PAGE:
To the Quandamooka people, the islands of Moreton Bay were rich hunting grounds. They could roast water lily bulbs and the roots of ferns, pick pandanus fruit and hunt birds, reptiles, bats, bandicoots and koalas. They could hunt or net dugong, dolphin, and turtle and harvest a wide range of fish and shellfish. One small island in particular lay tantalisingly close to the mainland and they named it for its distinctive iron-coloured cliffs: “kutchi mudlo” (red stone).
Stones on the island showed they traded with people as far inland as Rosewood, west of Ipswich. The Quandamooka used ochre from the soft red rock to decorate their bodies and shields. They told Dreamtime legends that the red was the blood of a dolphin speared by a sparrow-hawk.
Coastal Aboriginal people lived in blissful ignorance of a dangerous world beyond for thousands of years. Captain Cook named Moreton Bay on his trip north in 1770 but did not explore it. Matthew Flinders explored the bay in great detail aboard the Norfolk in July 1799. He landed on Coochiemudlo on what is now Norfolk Beach on July 19. Next month on Sunday, July 19 there will be the annual recreation of that landing. Flinders assumed the Pumicestone Passage was a river and failed to spot the opening of the Brisbane River.
In 1823 cedar-lumberers Thomas Pamphlett, Richard Parsons, John Finnegan and John Thompson were wrecked on Moreton Island and survived with the help of friendly Aborigines. Pamphlett and Finnegan were rescued in November 1823 by Surveyor-General John Oxley, on a voyage from Sydney to find a site for a new northern colony. The two men showed Oxley the mouth of the Brisbane River, almost a quarter of a century after Flinders missed it. In 1824 Oxley’s recommendation that a convict settlement be established at Moreton Bay was implemented.
When the colony of Queensland was declared in 1859, bullock teams swum over from the mainland to Coochiemudlo to drag felled trees to the sea. Coochiemudlo was also used for oyster farming in the 1880s by the Moreton Bay Oyster Company until ravaged by a marine mud worm at the turn of that century. The islands were also becoming popular as a recreation resort for wealthy Brisbanites, and tourist steamers plied the Bay.
In 1887, the western half of Coochiemudlo was subdivided into one acre lots which owners turned into market gardens producing bananas, passion fruit, grapes, paw paw, pineapples, tomatoes, vegetables and flowers. Despite an auction of 90 lots of crown land in early 1888 there was initially little interest from anyone settling on the island. The earliest residents were father and son Henry and Norman Wright who camped there for four years amid the sandflies and mosquitoes before leaving “this god forsaken place” about 1900.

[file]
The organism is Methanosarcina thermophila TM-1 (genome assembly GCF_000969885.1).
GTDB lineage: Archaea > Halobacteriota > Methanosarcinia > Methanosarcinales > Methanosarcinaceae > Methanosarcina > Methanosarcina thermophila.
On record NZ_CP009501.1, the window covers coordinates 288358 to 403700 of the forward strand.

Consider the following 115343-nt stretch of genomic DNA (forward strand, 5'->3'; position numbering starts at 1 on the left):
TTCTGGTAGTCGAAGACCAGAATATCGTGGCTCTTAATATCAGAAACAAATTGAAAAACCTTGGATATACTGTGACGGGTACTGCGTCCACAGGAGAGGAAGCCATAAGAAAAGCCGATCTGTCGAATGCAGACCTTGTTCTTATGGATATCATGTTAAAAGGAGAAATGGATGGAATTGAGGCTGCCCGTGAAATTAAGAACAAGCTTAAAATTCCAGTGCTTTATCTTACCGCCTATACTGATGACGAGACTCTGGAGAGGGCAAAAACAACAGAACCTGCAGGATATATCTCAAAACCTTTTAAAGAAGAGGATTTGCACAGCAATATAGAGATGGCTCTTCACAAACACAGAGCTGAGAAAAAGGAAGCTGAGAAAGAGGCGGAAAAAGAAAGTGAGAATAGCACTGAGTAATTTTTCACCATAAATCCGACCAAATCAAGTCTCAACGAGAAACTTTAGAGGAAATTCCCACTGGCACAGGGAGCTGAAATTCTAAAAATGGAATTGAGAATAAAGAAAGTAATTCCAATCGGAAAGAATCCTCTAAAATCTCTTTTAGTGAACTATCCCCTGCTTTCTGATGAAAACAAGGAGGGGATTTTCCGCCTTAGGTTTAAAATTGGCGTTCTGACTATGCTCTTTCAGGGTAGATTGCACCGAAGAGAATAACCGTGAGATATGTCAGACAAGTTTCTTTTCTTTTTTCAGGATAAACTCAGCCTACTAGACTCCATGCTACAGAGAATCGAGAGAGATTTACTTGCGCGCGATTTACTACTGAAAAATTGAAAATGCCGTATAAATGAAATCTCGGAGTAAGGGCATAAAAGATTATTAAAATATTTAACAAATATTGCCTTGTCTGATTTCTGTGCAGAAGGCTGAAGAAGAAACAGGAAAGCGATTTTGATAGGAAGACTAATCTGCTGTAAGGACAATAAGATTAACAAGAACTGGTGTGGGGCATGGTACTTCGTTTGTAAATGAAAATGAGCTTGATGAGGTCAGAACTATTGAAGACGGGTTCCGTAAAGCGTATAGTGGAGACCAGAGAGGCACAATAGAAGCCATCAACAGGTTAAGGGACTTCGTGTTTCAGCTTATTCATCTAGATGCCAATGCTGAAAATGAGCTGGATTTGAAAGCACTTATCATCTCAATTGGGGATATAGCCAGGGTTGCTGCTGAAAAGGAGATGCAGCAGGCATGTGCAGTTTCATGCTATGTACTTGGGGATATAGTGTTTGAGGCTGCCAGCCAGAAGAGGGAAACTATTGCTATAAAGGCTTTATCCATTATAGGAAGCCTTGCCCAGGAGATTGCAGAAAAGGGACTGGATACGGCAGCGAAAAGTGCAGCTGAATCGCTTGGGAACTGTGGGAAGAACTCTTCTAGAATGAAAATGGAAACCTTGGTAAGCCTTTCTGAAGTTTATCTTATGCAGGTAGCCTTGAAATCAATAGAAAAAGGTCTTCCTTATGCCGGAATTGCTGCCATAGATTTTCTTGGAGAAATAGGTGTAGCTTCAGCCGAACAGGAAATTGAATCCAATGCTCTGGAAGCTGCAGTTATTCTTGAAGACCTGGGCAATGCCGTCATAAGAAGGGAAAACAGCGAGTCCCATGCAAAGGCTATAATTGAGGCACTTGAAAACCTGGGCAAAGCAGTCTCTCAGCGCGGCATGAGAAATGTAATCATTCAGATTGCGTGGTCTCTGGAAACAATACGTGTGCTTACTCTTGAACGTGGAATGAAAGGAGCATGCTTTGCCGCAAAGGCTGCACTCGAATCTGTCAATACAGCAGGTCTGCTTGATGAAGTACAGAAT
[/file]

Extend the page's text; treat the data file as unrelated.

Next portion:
The unoccupied land was exploited for timber and cattle grazing. It wasn’t until after the First World War that two injured veterans Doug Morton and Eric Gordon started to share-farm on the island. Gordon did not stay long but Morton, who survived Gallipoli and the Somme, found he could survive Coochiemudlo too, and lived there for 40 years.
In 1921 he married Mary Colburn from a farming family at Victoria Point and she was the only woman on the island for the next 12 years. Doug and Mary grew commercial crops and flowers, and cultivating a custard apple they named Island Gem. Doug built jetties and developed the tourist industry. Morton’s Steps on the west of the island are named for him. The Mortons left Coochiemudlo in 1966, when they felt it had become too crowded.
By then the farming era was over. Alfred Grant developed the eastern half of the island in the 1950s. Richard Marsh and Company also subdivided the north and west of the island into tiny allotments for small holiday cottages. Sales stagnated in the 1960s and only 20 people lived permanently on Coochiemudlo in 1970.
A regular ferry service in the 1970s and then a vehicular barge in 1987 made the island more attractive to commuters and retirees and permanent residency increased. The foreshore was kept as a reserve keeping the pristine look from the sea.
Despite living in Brisbane for 17 years, I’d never been to the island until this week. A return 10-minute trip on the ferry from Victoria Point cost just $8 and the island felt like it was a million miles from anywhere despite being less than 40km from the centre of Brisbane.
The walk around the foreshore (a mixture of beach front and mangrove) took me around 90 minutes to two hours. There are only a handful of stores and cafes and they congregate around the jetty. There is supposed to be bicycle hire on the island but I did not see any evidence of that when I was there. Perhaps they only advertise on weekends. In any case, the island is ideal for walkers and nowhere is far from anyplace else on Coochie. It’s a beautiful and relaxing part of south-east Queensland, and I’ll be back – though I’m not sure I’ll be there on July 19 for the pageantry of Matthew Flinders day. What the Quandamooka make of that day I do not know, but I suspect that like Australia Day, they don’t look on it with fondness.